NORTHWESTERN DIVISION assessments in Colorado in support of the South Pacific Division. Of those 167 assessments, the division determined 114 sites were suitable as ACF build outs. To collect and make sense of all the incoming information, NWD staff developed a Common Operating Portal to help Northwestern Division Commander Brig. Gen. D. Peter Helmlinger see the operating environment and know the location and status of every FEMAassigned mission, which, in turn, allowed him to clearly describe the division’s efforts to higher headquarters. “We knew quality information would be critical to our success,” Helmlinger stated. “Our people quickly realized we needed to come up with a means to collect and process a huge amount of information to facilitate making timely decisions, and to send back to our headquarters on a daily basis. In the end, they created a dynamic system where we could see the data for a specific site or for the entire region, and balance everything with what we understood to be the real-time COVID numbers and projections. It was quite impressive.” Assessing possible sites was just the beginning of this mission. Next came constructing them. Multiple approaches were taken to determine where, how, and by whom the construction would take place. That decision rested with the states and FEMA. As FEMA and a state identified each mission, the Northwestern Division was ready to respond. Seattle District was asked to support the first construction mission – an Army field hospital at CenturyLink Field. By March 29, the Army’s 627th Hospital Center from Fort Carson, Colorado, was on-site setting up a 250-bed, fully self-contained hospital, complete with laboratories and surgical space, inside the event center. The Kansas City District, working with St. Louis District and the state of Missouri, completed USACE’s first-ever hotel-to-hospital conversion to provide 120 patient rooms, four nurses’ stations, storage areas, a triage center, and meeting rooms for the St. Louis area. The work was completed 79 hours after the contract was awarded.
In Colorado, the Omaha District further supported the Albuquerque District by converting the Colorado Convention Center and a large horse arena at the Larimer County Fairgrounds into ACFs, providing the state with more than 2,200 beds. Portland District worked with the state of Oregon to convert a former Veterans Health Administration clinic in Eugene into a 42-bed ACF. Northwestern Division’s last mission saw Omaha District build out the third floor of the Kalispell Regional Medical Center in Kalispell, Montana, to accomodate 100 non-acute, non-COVID patients, freeing up space in the main hospital’s critical care facilities. Construction began on May 11 and was completed 13 days later. Leighow, the readiness chief, expressed his appreciation for everyone’s efforts to conduct the assessments and construct the sites in very short periods of time. He stated while the sites have not been largely used – to date, only the Eugene and St. Louis facilities received patients – he noted they can remain in place for use in the future should the need arise. The state of Oregon continues to care for patients at the Eugene site. “Thankfully, the need to [use] these facilities did not transpire,” Leighow said. “However, the states are poised to quickly accept patients, if needed in the future, and we can quickly respond if additional sites are required.” Helmlinger also is thankful more people weren’t admitted to the facilities, and acknowledged the speed and focus of the assessment and construction teams, as well as others. “The effort on the part of our teams has been outstanding. Additionally, partnerships and common purpose have been extremely important in this endeavor,” said Helmlinger. “This was truly a team effort here, and we had to have everybody aligned to bring it in on time. “We could not have been successful without the support of FEMA, as well as the states and tribes, facility owners, the Corps of Engineers, and our construction contractors,” he said. n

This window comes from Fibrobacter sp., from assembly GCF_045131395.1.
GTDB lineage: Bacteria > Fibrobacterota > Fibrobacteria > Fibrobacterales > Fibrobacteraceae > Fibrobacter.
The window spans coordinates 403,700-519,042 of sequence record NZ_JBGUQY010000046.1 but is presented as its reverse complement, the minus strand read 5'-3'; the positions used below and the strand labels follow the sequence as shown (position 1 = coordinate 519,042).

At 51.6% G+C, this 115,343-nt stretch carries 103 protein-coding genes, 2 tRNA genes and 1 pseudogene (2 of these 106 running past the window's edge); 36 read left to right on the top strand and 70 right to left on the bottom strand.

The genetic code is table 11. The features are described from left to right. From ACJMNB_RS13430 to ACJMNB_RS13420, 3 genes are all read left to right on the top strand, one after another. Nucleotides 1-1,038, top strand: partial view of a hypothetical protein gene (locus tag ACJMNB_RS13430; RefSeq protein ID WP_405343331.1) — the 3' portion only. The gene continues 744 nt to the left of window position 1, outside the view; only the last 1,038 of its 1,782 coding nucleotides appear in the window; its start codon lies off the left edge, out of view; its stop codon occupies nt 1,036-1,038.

NGA WEST PROJECT MAKING PROGRESS DURING COVID-19 CRISIS BY JAMES LOWE, Kansas Cit y District
onstruction on the National Geospatial-Intelligence Agency’s (NGA) new campus in north St. Louis “is progressing without delays despite the COVID-19 pandemic,” said Col. Bill Hannan, commander of the Kansas City District, which serves as the construction agent for the project.
The $700 million-plus project will provide a new western headquarters for NGA. Its mission is to provide timely, relevant, and accurate geospatial intelligence in support of national security. Anyone who sails a U.S. ship, flies a U.S. aircraft, makes national policy decisions, fights wars, locates targets, or responds to natural disasters, relies on the NGA; it enables 77